Pigs-in-baskets are also usually associated with “killing the pig” - hence the use of the “baskets” to contain the pig-shaped biscuits.
This write-up here on steamed bun substitute for human sacrifice during the Zhou Dynasty is also an interesting read:
Yeah, there is the famous act of execution by punishing adultery couple or person by drowning in pig baskets.
For amusement, I also tried to read a bit on this after asking the question.
There can be another explanation:
Cheng* says that pigs and pig cages have many different meanings in Chinese culture.
“There’s an auspicious greeting we use during Lunar New Year, where we wish people good luck so they have riches flowing into their lives like ‘water into a pig’s cage’,”** she says.
“The older generations also used to call young children in their family ‘little piggies’ as an endearing term, so to associate children with piglets and the cages that hold them during the Mid-Autumn Festival isn’t that big a stretch.”
*Phoebe Cheng, associate director of sales and marketing at Kee Wah Bakery, Hong Kong
Quotation from the article below, which also gives a historical origin of piggy biscuit.
This is really interesting and frightening, as well.
Does this come from nostalgic and not wanting to detach from one’s origin. When I see Chinese immigrates in the Western countries, the sense of staying true to the tradition is less strong when compared to what we see in MY. I guess one of the reason, in the west, you don’t see the same fruits or same ingredients that allow you to celebrate traditions in the same way, which is easier to do in South East Asia. Also, I’m quite surprised that after a few generations of quitting China, the Chinese community marry among the Chinese and not mix with the locals in the countries they are staying. This relatively big community helps to keep alive the traditions.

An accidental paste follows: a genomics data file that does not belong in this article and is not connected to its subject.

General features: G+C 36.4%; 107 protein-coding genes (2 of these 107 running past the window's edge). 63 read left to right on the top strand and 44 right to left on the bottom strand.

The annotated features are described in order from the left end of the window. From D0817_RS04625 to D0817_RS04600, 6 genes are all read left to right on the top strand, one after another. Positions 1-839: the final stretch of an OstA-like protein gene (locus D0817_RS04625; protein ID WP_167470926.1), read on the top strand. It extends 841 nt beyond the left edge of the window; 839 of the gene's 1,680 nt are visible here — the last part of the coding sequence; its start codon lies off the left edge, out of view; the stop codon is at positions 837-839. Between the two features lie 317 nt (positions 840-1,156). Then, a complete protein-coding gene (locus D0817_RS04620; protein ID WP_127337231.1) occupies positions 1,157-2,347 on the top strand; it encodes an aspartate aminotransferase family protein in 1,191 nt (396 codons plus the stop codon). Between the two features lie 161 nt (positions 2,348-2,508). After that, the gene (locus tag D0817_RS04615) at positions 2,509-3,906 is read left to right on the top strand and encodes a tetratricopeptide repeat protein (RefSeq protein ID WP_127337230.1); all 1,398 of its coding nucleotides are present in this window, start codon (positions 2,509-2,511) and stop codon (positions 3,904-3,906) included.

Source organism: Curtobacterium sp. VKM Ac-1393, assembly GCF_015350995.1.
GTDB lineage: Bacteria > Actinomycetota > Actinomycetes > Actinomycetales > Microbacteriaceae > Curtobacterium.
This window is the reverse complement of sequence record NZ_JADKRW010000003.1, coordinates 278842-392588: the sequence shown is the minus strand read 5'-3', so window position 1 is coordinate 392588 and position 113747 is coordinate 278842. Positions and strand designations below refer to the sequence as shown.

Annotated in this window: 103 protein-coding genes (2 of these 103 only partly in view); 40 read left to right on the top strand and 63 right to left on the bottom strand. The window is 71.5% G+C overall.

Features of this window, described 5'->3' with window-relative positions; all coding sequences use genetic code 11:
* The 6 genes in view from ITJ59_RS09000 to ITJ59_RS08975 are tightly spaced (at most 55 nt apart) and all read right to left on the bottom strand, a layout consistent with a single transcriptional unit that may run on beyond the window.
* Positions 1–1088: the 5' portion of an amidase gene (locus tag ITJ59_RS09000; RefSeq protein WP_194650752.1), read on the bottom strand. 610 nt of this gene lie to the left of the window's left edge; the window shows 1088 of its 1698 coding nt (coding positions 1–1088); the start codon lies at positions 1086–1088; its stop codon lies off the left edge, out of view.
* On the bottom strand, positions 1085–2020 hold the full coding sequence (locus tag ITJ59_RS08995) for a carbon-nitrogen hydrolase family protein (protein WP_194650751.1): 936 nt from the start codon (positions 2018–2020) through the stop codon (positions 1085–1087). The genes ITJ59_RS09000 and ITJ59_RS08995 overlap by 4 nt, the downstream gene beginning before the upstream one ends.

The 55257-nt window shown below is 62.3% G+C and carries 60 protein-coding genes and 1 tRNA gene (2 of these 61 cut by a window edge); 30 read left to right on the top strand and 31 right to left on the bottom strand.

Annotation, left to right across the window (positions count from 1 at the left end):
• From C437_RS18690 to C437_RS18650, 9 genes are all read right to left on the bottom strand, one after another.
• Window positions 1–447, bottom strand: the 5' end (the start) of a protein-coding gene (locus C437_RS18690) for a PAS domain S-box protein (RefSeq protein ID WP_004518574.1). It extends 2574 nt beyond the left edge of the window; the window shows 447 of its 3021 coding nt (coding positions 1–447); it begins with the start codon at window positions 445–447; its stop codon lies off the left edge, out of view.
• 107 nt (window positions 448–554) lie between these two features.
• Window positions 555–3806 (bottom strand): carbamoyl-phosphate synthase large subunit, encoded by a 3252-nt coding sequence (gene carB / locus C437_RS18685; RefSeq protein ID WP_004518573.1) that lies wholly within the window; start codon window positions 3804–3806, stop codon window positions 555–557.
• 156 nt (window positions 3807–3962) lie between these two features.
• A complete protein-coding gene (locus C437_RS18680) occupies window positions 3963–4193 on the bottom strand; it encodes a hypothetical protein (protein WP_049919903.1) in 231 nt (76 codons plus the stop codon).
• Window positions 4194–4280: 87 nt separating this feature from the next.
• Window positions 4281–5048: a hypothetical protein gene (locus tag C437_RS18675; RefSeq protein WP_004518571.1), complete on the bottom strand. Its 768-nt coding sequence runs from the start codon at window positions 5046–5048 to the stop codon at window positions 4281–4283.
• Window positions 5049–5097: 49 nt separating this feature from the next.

Interesting. Usually with the 2nd, 3rd, 4th generation, people feel they belong more to the country they are born in, than their origin.
There isn’t a type of mooncake you like?
It’s true that the traditional ones are quite heavy and sweet, one can’t consume a lot the same time. I’ve tried some more modern versions over the years, the ones with custard, snow skin, ice cream, but I still want the traditional one once a while.
I’ve only eaten the commercial ones in tins from the market. I can’t say I dislike them but only buy/rcv them as gifts for the festival.
I’m part of the Straits-born Chinese community (Peranakan/Baba-Nyonyas), spanning Singapore, Malacca and Penang, with our own hybrid Chinese-Malay culture. My Malaccan & Singaporean relatives still observe the old Chinese traditions, but none of us can speak, read or write Mandarin. Our mother tongue at home is Baba-Malay, which is closer to Indonesian than (Malaysian) Malay, besides English.
There was a study last year by the Singapore Genealogical Society where about 160 members (out of 2,000) of the Peranakan Association of Singapore took part in getting their DNA tested. Not surprisingly, almost all of them had about 90% Chinese DNA, and with 5%-10% Malay DNA.
Kuala Lumpur’s Babas & Nyonyas:
The level of assimilation by Chinese-Malaysians are still very low (compared to their Chinese counterparts in Thailand or the Philippines) as native Malays are all Muslims, and Islam would forbid most of the Chinese cultural practices (e.g. ancestor-worship), as well as consumption of pork, perhaps the Chinese’ most important type of meat.
My family actually makes mooncakes every year, and will be doing so again this year.
But to me, mooncakes has always been like the Chinese version of American fruitcakes. Better seen and not eaten.
Stuff is just vile.
That’s a lot of dedication. What’s the difference the homemade ones and the store bought?
I love mooncakes! Can’t have too much, though - only a quarter piece of a cake each time.
This was my lunch today: baked Cantonese mooncake with lotus paste, salted duck’s egg-yolk and melon seeds.
Homemade snow skin “ice” mooncakes. 冰皮月饼
Looks good! What’s the filling?